Apple WWDC: Nothing to see here?

Apple's Worldwide Developer Conference (WWDC) is coming up next week, and Steve Jobs will keynote with the enthusiasm one expects from a billionaire geek who's addressing the crowd responsible for his non-iPod wealth. Signups for the conference were high early on, thanks to the anticipated delivery of Leopard (which was subsequently delayed until October) and maybe a shot at grabbing an iPhone (which won't be available to conference-goers but will ship at the end of June). Does this leave Steve with nothing to brag about.

Portents indicate otherwise. Apple timed the introduction of new Apple TV features (larger hard drive, Internet-direct YouTube viewing) as well as the delivery of new MacBook Pro models to make a splash in the press before WWDC. That seems odd given that both would have made nifty keynote surprises that would have helped salve attendees' disappointment over Leopard and give the media a big basket of news to report from the show's opening day.

Putting on my strategic thinking cap, it seems to me that these "lesser" product introductions were intended to clear keynote time and to focus WWDC attendees and the media on iPhone. If I were putting Steve's slides together, I'd give developers take-aways from their week at WWDC that they can actually show off and talk about. As awesome as Leopard will be, Apple has sewn developers' lips shut regarding any Leopard details that aren't on Apple's Web site, including its rich and welcoming development environment.

Apple needs to focus on iPhone as a platform for custom applications.

Despite the fact that iPhone won't ship for a couple of weeks, Jobs could pull a deafening standing ovation out of the crowd by showing iPhone development tools, which will have to include a device simulator, at WWDC. If this is in the cards and Jobs hews to his crafty presentation style, attendees might see a demo of iPhone that is only revealed to be running in a simulator after the demo has been finished.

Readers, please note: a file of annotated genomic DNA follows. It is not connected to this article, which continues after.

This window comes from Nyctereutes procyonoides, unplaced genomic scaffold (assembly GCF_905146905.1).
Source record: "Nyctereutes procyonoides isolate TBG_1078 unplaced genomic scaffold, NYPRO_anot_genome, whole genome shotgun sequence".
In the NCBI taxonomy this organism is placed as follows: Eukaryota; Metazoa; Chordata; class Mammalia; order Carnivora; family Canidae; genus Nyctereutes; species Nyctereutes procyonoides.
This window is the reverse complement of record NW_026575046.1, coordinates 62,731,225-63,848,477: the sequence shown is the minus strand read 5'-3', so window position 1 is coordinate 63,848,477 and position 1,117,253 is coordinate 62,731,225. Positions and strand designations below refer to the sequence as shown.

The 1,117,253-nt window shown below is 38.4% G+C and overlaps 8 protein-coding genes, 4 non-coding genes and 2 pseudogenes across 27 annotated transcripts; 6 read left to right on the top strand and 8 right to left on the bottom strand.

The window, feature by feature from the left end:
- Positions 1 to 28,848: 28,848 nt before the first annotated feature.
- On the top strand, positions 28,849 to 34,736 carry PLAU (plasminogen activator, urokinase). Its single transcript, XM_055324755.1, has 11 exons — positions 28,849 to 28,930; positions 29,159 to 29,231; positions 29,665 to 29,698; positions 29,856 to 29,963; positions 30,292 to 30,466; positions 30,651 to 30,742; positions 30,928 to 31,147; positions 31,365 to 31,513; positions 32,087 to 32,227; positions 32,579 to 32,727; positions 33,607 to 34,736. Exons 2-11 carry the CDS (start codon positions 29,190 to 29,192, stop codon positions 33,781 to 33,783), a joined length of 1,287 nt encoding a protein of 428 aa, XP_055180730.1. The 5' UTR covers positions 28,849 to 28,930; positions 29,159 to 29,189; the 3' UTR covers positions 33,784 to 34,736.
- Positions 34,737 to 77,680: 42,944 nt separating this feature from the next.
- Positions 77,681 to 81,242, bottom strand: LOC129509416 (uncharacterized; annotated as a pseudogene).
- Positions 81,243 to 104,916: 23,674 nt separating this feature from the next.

My hopes that Apple will make a huge fuss over iPhone development (I wish it would do the same for Apple TV, but Apple TV seems certain to get the closed iPod treatment) reflect a personal desire to get my hands deep into mobile OS X development. As I've said before, a serious push into mobile development also strikes me as a strategic necessity. That's precisely how Apple's key competitors see it, especially Microsoft.

I'm filing this column from Microsoft Tech-Ed, which is enterprise-heavy and has a quieter, but to me, more vital core of mobile and embedded development. Windows Mobile 6 is here in force, and tonight, I'm going to get my hands on a new .Net embedded platform based on Meridian, a new ultra-low-power microcontroller that runs .Net Micro Framework. In a ready-to-run configuration that includes a color LCD panel driver, Meridian will cost $39. My IT-focused readers will find that a bit esoteric, but the ability to use dynamic languages and familiar development tools puts .Net developers in the catbird seat. Their skills now make them marketable for projects targeting everything from enterprise servers to the set-top boxes to sensors, and all stops in-between. Make no mistake: Mobile and embedded will turn out to be the green field, in terms of running room, power efficiency and revenue, for developers and commercial software. It's a cure for developer ennui, and commercially, mobile and embedded dwarf PCs in deployed units and the pace of evolution.

While a fair bit of the PR focus at WWDC may be Leopard versus Vista, I'm waiting to see how Apple responds to Microsoft's substantially raised ante in systems with no moving parts. Wooing developers away from Windows means making it worth Apple developers' time to learn the ways of the Mac platform and the smaller platforms, like Apple TV and iPhone, derived from it. The WWDC keynote will have developers and the media drooling over a demo of the finished iPhone, fresh demos of Leopard (which ought to benefit feature-wise from its delay) and the incredible Xcode 3.0 tool set. But to pull developers to the Mac and keep them there, Apple needs to give its coders an easily-crossed bridge to mobile and embedded that enhances the reach of their skills. If Apple fails to deliver, it will fail to attract Microsoft developer mind share and the rich array of platform-selling advanced applications that go with it.

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